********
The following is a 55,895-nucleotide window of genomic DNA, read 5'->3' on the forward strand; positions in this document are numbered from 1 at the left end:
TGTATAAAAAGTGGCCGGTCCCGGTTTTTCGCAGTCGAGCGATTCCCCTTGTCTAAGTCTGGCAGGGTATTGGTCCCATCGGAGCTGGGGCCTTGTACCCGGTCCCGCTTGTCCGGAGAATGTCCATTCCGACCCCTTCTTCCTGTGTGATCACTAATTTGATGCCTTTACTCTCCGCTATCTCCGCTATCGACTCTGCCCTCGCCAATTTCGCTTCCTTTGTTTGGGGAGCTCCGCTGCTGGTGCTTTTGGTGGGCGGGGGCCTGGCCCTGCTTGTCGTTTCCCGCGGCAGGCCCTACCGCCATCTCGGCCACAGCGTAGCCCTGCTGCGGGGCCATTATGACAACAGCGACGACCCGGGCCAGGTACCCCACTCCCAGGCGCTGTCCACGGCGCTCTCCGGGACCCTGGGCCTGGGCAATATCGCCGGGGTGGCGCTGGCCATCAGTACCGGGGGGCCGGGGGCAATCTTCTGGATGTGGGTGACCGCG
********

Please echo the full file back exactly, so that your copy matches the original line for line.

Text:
The following is a 55,895-nucleotide window of genomic DNA, read 5'->3' on the forward strand; positions in this document are numbered from 1 at the left end:
TGTATAAAAAGTGGCCGGTCCCGGTTTTTCGCAGTCGAGCGATTCCCCTTGTCTAAGTCTGGCAGGGTATTGGTCCCATCGGAGCTGGGGCCTTGTACCCGGTCCCGCTTGTCCGGAGAATGTCCATTCCGACCCCTTCTTCCTGTGTGATCACTAATTTGATGCCTTTACTCTCCGCTATCTCCGCTATCGACTCTGCCCTCGCCAATTTCGCTTCCTTTGTTTGGGGAGCTCCGCTGCTGGTGCTTTTGGTGGGCGGGGGCCTGGCCCTGCTTGTCGTTTCCCGCGGCAGGCCCTACCGCCATCTCGGCCACAGCGTAGCCCTGCTGCGGGGCCATTATGACAACAGCGACGACCCGGGCCAGGTACCCCACTCCCAGGCGCTGTCCACGGCGCTCTCCGGGACCCTGGGCCTGGGCAATATCGCCGGGGTGGCGCTGGCCATCAGTACCGGGGGGCCGGGGGCAATCTTCTGGATGTGGGTGACCGCG